by Laurent Binet; translated by Sam Taylor
Farrar, Strauss and Giroux; 336 p.
I thought I knew all the main villains of of the Nazi regime. “They haunted my dreams for too long to admit, but at least I would do well on my social studies exam,” I rationalized as a child. Goebbels: the diminutive, club footed, Minister of Propaganda; Himmler: head of the S.S.; Goring: nominated successor to Hitler and Commander of the daunting German Air force; Eichmann: the eerily calm, bespectacled Head of the RHSA, put to trial at Nuremberg; Mengele: The ironically named “Angel of death,” who served as the notorious physician at Auschwitz-Birkenau sentencing people to life or death with a simple flick of his thumb; and of course, the ultimate evil, Hitler: the bane of my nightmares. Healthy, I know. Yet, according to Laurent Binet’s intelligent and thrilling, recently translated book HHhH, I neglected to obsess over one of the most frightening and powerful officers in the Reich, Reinhard Heydrich, a talented violinist, master fencer, and the architect behind the notorious Final Solution. (He was dubbed by none other than Hitler as, “The man with the iron heart,” as a compliment and as “The Hangman” or “The Butcher,” by the masses he slaughtered.) Binet, a professor of history in France, won the Prix Goncourt du premier roman 2010, for this, his first novel.
The title, an acronym, stands for the German phrase Himmlers Hirn heisst Heydrich (“Himmler‘s brain is called Heydrich”), which, reportedly, describes how though Heydrich, technically, occupied a lower position than Himmler, he represented the true power of the S.S. The book focuses on Operation Anthropoid, an mission run by Czech partisan fighters Jozef Gabcik and Jan Kubis in collaboration with the British to assassinate Heydrich. To describe the story any further would rob any future readers of the all encompassing excitement of this, actual, stranger than fiction story. While this might sound like an sensationalistic movie plot (Valkyrie comes to mind), it is nothing short of a historical masterpiece that manages to thrill at the same time that it raises the essential questions of historiography and its implications for the present.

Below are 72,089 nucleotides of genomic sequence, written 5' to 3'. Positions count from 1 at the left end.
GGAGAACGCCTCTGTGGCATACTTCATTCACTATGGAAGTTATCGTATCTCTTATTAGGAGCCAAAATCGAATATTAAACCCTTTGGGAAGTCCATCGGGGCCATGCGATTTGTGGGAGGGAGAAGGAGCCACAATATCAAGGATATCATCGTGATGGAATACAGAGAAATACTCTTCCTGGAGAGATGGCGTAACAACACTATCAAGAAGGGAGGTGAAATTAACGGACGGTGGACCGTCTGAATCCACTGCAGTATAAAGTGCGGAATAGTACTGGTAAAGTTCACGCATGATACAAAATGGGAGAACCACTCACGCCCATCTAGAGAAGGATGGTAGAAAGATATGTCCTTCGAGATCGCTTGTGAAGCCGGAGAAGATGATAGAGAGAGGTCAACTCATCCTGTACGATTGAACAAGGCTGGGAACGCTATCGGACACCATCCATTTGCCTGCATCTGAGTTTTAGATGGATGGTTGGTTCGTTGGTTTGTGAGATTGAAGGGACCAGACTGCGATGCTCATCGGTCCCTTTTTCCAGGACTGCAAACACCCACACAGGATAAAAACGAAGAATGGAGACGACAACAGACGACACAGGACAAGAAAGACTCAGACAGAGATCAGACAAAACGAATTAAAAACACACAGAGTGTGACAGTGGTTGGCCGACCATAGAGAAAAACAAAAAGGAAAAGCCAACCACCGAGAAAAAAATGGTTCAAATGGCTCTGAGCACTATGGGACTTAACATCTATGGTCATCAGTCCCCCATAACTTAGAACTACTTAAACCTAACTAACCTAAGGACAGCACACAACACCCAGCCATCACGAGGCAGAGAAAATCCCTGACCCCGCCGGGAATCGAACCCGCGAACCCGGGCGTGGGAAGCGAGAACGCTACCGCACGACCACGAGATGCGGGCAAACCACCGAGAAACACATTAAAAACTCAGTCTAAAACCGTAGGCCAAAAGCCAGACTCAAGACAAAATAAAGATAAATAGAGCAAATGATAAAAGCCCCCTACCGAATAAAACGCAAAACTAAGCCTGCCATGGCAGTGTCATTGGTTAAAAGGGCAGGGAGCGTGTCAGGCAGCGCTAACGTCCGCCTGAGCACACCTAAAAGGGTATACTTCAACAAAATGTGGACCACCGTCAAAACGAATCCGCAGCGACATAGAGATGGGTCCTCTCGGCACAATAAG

I find good historical fiction, ironically, as one of the more magical mediums of literature. Historical fiction must forever look over its shoulder at the imposing shadow of Truth. Yet, Binet never backs down from the challenge; in fact he invites it. To that effect, in a swift two pages at the beginning of the book, Binet gives away all the important details, confident in the power of the story itself, precluding the need to rely on any cheap parlor tricks of suspense. Consequently, I assumed that the book would present an interesting, emotionally insightful exploration of events to which I knew the outcome, but magically, the book still reads as perhaps one of the best thrillers in literature I’ve ever read. I cried, many times; I gasped out loud, my heart held its breath, and I needed to put it down for the anxiety it engendered, but couldn’t, because of my desire to continue the story. One top of his other considerable talents, Binet’s masterful ability as a raconteur grounds the story in a fast paced action — full of espionage, betrayal, true heroism, fate, and destiny — that never panders to our desire for simplicity.
However referring to this book as historical fiction does an immense injustice to such a brilliant, novel effort, one that blurs the line between countless genres: historical fiction, thriller, biography, psychological, philosophical and moral drama, and memoir. Binet achieves this wizardry in a manner all his own. Much of the power comes from the persona that Binet creates for the reader. In a slightly post-modern manner, Binet not only tells the historical story with powerful emotional interiority to characters he did not know but came to love and despise, but also tells the story of his research, of the writing of this grueling project. However, unlike the negative connotation of the post-modern self-awareness of a text in creation, Binet never deigns to stand above his material as an all-powerful creator. In fact, Binet endears himself to us because he presents himself in such an opposite, humble manner. In doing so, Binet not only wins our trust, but heightens and complicates each juicy detail of the story, a story which he inhabits with the obsession engendered by love. One aside in particular, somewhat of a recurring theme endeared this reader to Binet in a way that I thought, “I would listen to this man speak about any and all history.” Binet muses as the time approaches in which he must write the climax of the story: